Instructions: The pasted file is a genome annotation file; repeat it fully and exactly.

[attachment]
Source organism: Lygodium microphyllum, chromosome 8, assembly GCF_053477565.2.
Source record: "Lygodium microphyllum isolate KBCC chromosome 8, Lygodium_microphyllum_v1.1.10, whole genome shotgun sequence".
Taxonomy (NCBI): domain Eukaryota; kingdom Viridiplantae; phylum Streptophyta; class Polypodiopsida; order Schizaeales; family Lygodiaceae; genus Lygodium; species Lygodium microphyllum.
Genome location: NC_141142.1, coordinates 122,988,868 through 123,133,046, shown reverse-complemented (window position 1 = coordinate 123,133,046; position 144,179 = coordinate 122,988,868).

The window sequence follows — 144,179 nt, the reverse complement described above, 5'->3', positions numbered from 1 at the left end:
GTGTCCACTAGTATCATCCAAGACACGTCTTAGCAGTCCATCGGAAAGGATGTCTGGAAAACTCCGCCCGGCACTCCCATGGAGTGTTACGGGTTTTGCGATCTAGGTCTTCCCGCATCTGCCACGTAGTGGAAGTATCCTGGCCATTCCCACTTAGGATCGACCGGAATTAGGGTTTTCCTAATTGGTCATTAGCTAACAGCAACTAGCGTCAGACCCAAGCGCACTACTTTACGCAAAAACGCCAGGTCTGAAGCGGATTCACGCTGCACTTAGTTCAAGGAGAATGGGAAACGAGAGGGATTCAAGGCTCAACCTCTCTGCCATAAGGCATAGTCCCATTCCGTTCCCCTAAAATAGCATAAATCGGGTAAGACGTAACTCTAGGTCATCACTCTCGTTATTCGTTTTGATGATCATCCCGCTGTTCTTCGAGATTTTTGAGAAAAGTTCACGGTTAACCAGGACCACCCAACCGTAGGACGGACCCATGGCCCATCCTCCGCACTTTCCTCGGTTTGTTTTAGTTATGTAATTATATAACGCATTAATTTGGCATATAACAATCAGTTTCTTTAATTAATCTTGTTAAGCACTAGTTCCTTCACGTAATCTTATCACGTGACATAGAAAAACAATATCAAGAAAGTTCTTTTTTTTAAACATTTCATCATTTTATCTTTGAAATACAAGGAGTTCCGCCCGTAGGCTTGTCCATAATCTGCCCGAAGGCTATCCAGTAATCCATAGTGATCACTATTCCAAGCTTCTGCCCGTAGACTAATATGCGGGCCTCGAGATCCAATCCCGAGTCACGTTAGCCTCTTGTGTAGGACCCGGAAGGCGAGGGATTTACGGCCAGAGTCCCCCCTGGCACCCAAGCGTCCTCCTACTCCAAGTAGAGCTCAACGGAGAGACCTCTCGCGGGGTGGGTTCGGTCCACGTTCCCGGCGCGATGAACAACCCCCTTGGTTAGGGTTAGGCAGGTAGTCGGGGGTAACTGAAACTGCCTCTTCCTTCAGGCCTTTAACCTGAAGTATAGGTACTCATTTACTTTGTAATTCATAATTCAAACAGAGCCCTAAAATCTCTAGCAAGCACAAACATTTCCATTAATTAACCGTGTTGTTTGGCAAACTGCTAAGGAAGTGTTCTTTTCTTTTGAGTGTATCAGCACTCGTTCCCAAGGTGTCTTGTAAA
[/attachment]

Source organism: Lygodium microphyllum, chromosome 8, assembly GCF_053477565.2.
Source record: "Lygodium microphyllum isolate KBCC chromosome 8, Lygodium_microphyllum_v1.1.10, whole genome shotgun sequence".
Taxonomy (NCBI): domain Eukaryota; kingdom Viridiplantae; phylum Streptophyta; class Polypodiopsida; order Schizaeales; family Lygodiaceae; genus Lygodium; species Lygodium microphyllum.
Genome location: NC_141142.1, coordinates 122,988,868 through 123,133,046, shown reverse-complemented (window position 1 = coordinate 123,133,046; position 144,179 = coordinate 122,988,868).

The window sequence follows — 144,179 nt, the reverse complement described above, 5'->3', positions numbered from 1 at the left end:
GTGTCCACTAGTATCATCCAAGACACGTCTTAGCAGTCCATCGGAAAGGATGTCTGGAAAACTCCGCCCGGCACTCCCATGGAGTGTTACGGGTTTTGCGATCTAGGTCTTCCCGCATCTGCCACGTAGTGGAAGTATCCTGGCCATTCCCACTTAGGATCGACCGGAATTAGGGTTTTCCTAATTGGTCATTAGCTAACAGCAACTAGCGTCAGACCCAAGCGCACTACTTTACGCAAAAACGCCAGGTCTGAAGCGGATTCACGCTGCACTTAGTTCAAGGAGAATGGGAAACGAGAGGGATTCAAGGCTCAACCTCTCTGCCATAAGGCATAGTCCCATTCCGTTCCCCTAAAATAGCATAAATCGGGTAAGACGTAACTCTAGGTCATCACTCTCGTTATTCGTTTTGATGATCATCCCGCTGTTCTTCGAGATTTTTGAGAAAAGTTCACGGTTAACCAGGACCACCCAACCGTAGGACGGACCCATGGCCCATCCTCCGCACTTTCCTCGGTTTGTTTTAGTTATGTAATTATATAACGCATTAATTTGGCATATAACAATCAGTTTCTTTAATTAATCTTGTTAAGCACTAGTTCCTTCACGTAATCTTATCACGTGACATAGAAAAACAATATCAAGAAAGTTCTTTTTTTTAAACATTTCATCATTTTATCTTTGAAATACAAGGAGTTCCGCCCGTAGGCTTGTCCATAATCTGCCCGAAGGCTATCCAGTAATCCATAGTGATCACTATTCCAAGCTTCTGCCCGTAGACTAATATGCGGGCCTCGAGATCCAATCCCGAGTCACGTTAGCCTCTTGTGTAGGACCCGGAAGGCGAGGGATTTACGGCCAGAGTCCCCCCTGGCACCCAAGCGTCCTCCTACTCCAAGTAGAGCTCAACGGAGAGACCTCTCGCGGGGTGGGTTCGGTCCACGTTCCCGGCGCGATGAACAACCCCCTTGGTTAGGGTTAGGCAGGTAGTCGGGGGTAACTGAAACTGCCTCTTCCTTCAGGCCTTTAACCTGAAGTATAGGTACTCATTTACTTTGTAATTCATAATTCAAACAGAGCCCTAAAATCTCTAGCAAGCACAAACATTTCCATTAATTAACCGTGTTGTTTGGCAAACTGCTAAGGAAGTGTTCTTTTCTTTTGAGTGTATCAGCACTCGTTCCCAAGGTGTCTTGTAAA